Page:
The FBI kept asking to meet with me, and under their pressure, I did not think I could refuse. Meanwhile, the anxiety and stress meant I couldn’t sleep or eat properly. For two months, the meetings, threats, and harassment continued until I felt I had no choice but to send my family away to protect them. I booked my wife and children on a flight to Lebanon, where we have family. I joined them a few weeks later, after my employer agreed that I could temporarily work part-time from abroad. I hoped this break would make the FBI leave me alone. About a month later, I attempted to return home.
That’s when the consequences of my refusal to work for the FBI as an informant hit. When I got to the airport, the airline agent said I couldn’t board my flight and needed to contact the U.S. government. I knew the government had a No Fly List, which bans people from flying, and feared I was on it. I immediately sought answers and a month later, I got official confirmation: I was on the No Fly List.
In the two years since then, I’ve tried to get off the No Fly List using the redress procedure the government provides. But the government won’t even give me its reason for putting me on the No Fly List, any evidence it thinks might justify an indefinite flying ban, or a hearing to clear my name. This is wrong, and it violates my rights as an American to basic due process. I’ve learned that this purgatory is not unusual. I was shocked to learn U.S. citizens and residents on the No Fly List can spend years seeking answers and information, without even learning why the government put them on the list in the first place.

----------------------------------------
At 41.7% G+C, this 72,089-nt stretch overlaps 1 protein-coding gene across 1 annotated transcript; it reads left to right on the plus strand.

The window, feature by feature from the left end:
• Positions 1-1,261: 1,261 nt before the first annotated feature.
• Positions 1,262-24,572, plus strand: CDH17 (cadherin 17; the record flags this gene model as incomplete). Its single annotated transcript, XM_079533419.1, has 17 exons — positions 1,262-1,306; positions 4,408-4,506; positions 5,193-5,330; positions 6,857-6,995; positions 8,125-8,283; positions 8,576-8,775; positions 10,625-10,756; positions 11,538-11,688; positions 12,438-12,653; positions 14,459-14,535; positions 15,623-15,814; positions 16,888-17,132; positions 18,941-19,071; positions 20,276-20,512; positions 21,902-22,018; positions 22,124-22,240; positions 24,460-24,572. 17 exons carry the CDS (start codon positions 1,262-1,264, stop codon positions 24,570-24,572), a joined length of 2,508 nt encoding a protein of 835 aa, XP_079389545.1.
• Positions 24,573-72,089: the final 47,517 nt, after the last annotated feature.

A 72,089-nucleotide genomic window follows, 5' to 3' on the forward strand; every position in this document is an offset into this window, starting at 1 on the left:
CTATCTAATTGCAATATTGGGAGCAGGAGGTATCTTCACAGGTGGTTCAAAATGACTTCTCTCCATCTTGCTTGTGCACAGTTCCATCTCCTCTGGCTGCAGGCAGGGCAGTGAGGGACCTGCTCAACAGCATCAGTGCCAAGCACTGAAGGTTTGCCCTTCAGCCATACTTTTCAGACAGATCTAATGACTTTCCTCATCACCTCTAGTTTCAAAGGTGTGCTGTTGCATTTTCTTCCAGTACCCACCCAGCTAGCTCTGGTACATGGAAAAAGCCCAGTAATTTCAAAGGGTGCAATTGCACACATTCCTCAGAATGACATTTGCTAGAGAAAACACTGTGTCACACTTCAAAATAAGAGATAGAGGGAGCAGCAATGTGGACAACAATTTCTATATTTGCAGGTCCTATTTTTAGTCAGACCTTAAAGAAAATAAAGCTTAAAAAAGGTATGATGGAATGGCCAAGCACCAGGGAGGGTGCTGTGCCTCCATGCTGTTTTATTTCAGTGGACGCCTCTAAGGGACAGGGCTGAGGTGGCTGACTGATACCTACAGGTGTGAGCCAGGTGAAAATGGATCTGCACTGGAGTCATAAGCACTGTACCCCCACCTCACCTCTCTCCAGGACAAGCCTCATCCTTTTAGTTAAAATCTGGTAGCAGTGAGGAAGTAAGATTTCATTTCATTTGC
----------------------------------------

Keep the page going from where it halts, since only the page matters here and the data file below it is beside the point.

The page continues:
For my family and me, this entire ordeal has been devastating. I exercised my right not to work as an FBI informant in my community and the government punished me. Because I’m on the No Fly List, I cannot visit family and friends abroad, or travel for work or to fulfill my religious pilgrimage obligation as a Muslim. My wife and I worry that her naturalization application is at risk. I worry that government officials who claim to protect all Americans equally can violate our constitutional rights with impunity.
Now with the help of the ACLU, I’m bringing a lawsuit to challenge the government’s actions and placement of me on the No Fly List. I want a fair process to clear my name. And I want to make sure no one suffers what my family and I have suffered.
May 12, 2021 update: The U.S. government removed Ahmad Chebli from the No Fly List after the ACLU filed a lawsuit on his behalf challenging his wrongful placement on the list.
“I’m relieved to be off the No Fly List, but still reeling from the government’s abusive use of the list against me and its violations of my constitutional rights,” said Mr. Chebli. “I was placed on the list after I refused to become an FBI informant despite frightening and intimidating threats against me and my family. For over two years, I sought a fair process to clear my name, and the government failed to provide me with one. As a Muslim in this country, it can be easy to feel like a second-class citizen and be afraid to stand up for your rights because of the way our own government treats us. But now I feel vindicated and want my story to encourage others to stand up for their rights, because when we do, good things can happen.”